7. 7. Harlem Renaissance The Harlem Renaissance was an era known as “The New Negro Renaissance.” It lasted roughly from 1920 to the mid 1930’s, struggling through the Great Depression. In Harlem, NY is where southern blacks or African-Americans migrated from the south in order to find work and a new way of life after slavery. The Harlem Renaissance was a cultural movement amongst black in music, literature, and the arts. Harlem was eventually known as the epicenter for artistic explosion among African-American culture (Foner & Garraty, 2009). This movement gave “African-Americans the ability to express their freedom, racial pride, and want for equality, and hope for a better future. These elements that expressed the hardships of slavery and racism, and how many African=Americans were searching for a new identity” (Gamble, 2008). African-Americans had their own little piece of America in the big city of Harlem. Here in Harlem, literary authors such as Alain Locke, Langston Hughes, Zora Neale Hurston, and others were able to flourish and flaunt their talents in a manner that would make the whole world stand-up and take notice. photo courtesy of http://harlemrenaissancegamblec.blogspot.com/2008/05/harlem- renaissance-background.html.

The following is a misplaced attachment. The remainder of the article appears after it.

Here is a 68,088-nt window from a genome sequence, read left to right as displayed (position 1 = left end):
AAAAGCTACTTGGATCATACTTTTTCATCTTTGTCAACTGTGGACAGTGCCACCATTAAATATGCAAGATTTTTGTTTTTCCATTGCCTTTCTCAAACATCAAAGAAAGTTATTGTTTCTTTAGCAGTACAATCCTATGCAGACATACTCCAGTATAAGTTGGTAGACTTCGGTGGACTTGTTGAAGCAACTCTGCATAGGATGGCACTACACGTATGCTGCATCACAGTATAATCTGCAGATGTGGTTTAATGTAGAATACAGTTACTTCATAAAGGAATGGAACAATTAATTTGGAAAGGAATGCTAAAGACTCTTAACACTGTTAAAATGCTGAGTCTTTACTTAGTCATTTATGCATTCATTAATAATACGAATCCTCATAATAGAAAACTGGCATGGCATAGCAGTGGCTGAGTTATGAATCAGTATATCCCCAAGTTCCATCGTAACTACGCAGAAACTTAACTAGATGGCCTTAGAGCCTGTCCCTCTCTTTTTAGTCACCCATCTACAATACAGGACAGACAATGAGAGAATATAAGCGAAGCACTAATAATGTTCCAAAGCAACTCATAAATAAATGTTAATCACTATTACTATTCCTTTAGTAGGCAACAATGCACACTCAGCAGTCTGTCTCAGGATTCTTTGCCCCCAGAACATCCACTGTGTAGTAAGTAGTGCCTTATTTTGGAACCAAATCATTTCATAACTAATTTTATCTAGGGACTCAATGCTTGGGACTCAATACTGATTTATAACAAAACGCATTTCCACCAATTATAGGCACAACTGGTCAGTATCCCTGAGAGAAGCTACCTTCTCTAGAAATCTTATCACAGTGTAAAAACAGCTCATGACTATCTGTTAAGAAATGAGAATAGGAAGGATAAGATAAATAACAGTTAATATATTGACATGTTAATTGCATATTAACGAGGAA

8. 8. Harlem Renaissance History
  9. 9. Literary Writers during the Harlem Renaissance Langston Hughes - Dreams, The Weary Blues, The Trumpet Player Claude McKay - Harlem: A Negro Metropolis Zora Neale Hurston - Their Eyes Were Watching God W. E. B. Dubois - The Souls of Black Folks
  10. 10. Contemporary (Post-modernism) The contemporary era was also knows as the Post-modern era. It began around 1950 and governs our present state of literature and the arts today. Contemporary or postmodern literature focuses less on the self-conscious and more on duplication. Our post-modern era today is “influenced by studies of the media, language, trends, and modern technology. It is a culture that copies and duplicates others, incorporating and experimenting with the combination of fiction and nonfiction, as well as the physical appearance of a literary work (EOCT Study Guide, n.d.). Writer’s such as James Baldwin, Maya Angelou, Amy Tan, Sandra Cisneros and many, many others made it possible for new authors such as Eric Jerome Dickey, E. L. James, Stephanie Meyer, and many others to be creative and go beyond traditional writing. While contemporary writing once looked at capturing the ideals of the world around them, this literary world has grown. In both fiction and non-fiction contemporary writing covers so many aspects of life.